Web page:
The latest implementation of head protection in top-level motorsport is one of the first public outings of the aeroscreen in IndyCar, which will be introduced for the 2020 season.

On Wednesday, Scott Dixon and Will Power completed the first of four scheduled tests aimed at exploring the various functionality questions associated with it, such as glare, fogging, cooling, cockpit conditions and even how it affects the car performance.

The first test was met with encouraging verdicts from everybody conducting the test, and it gave fans the chance to assess the ever-important aesthetics of the addon to the Dallara DW12 chassis.

Purists will undoubtedly continue to question if the additional head protection devices make these true open-wheel race cars and, as with many debates in motorsport, this is something unquantifiable and completely open to opinion. The same could be said of the appearance of the cars.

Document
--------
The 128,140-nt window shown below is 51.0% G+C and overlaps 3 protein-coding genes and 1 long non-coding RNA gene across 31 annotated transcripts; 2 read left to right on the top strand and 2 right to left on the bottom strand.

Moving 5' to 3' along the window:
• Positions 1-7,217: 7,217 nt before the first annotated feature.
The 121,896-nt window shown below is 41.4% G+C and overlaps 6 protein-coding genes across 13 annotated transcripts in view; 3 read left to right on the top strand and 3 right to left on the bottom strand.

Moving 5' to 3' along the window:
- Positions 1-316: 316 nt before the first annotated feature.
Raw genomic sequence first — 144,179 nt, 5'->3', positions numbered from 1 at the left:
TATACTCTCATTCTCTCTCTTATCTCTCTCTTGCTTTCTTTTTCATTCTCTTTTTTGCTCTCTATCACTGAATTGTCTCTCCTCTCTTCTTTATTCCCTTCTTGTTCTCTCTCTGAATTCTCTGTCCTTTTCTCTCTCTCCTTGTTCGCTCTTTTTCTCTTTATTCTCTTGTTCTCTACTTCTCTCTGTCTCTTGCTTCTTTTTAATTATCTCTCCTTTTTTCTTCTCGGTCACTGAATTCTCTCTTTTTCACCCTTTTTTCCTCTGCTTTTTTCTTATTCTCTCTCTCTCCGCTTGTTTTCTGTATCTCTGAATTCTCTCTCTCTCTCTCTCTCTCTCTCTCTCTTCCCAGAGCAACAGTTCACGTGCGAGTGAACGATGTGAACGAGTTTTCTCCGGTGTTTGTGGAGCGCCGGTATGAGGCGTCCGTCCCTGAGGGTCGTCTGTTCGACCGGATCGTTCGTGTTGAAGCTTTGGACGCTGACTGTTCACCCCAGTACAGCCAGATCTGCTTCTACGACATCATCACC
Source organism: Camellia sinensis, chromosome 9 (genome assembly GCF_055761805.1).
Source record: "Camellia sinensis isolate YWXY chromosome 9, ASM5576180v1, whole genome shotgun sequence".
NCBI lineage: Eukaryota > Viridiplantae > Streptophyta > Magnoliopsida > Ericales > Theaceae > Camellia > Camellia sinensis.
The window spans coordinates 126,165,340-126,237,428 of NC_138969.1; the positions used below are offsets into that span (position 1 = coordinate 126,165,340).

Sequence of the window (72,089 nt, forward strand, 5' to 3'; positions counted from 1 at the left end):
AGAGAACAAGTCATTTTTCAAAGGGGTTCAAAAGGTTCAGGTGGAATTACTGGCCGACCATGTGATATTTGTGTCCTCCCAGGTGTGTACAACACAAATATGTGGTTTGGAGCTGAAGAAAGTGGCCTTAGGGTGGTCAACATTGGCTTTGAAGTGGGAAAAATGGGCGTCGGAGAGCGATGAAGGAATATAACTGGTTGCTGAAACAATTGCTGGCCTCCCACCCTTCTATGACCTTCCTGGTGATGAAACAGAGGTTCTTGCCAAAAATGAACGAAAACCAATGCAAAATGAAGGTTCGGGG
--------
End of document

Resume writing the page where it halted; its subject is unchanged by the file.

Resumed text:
Will Power, Team Penske Chevrolet with aeroscreen

Will Power, Team Penske with aeroscreen

Photo by: IndyCar

The exception to this rule is , who were able to give the first attempt at properly implementing the halo into their long-awaited second-generation chassis

This was briefly trailed in Formula 1

After a couple of years of further development, IndyCar will become the first series to adopt the aeroscreen, which has given fans the opportunity to see the direction could go with driver head protection.

Most prominently, there have been incidents in (2018 Belgian Grand Prix) and Formula Two (2018 Barcelona Sprint Race) after which drivers have expressed their gratefulness at the inclusion of the added protection.

If the advances in safety can be eventually implemented into a design solution that looks attractive to the majority of motorsport fans, can we continue to have a problem with them?

What do you think of IndyCar’s aeroscreen? Would you be happy seeing it in Formula 1? Leave your thoughts in the comments section below.

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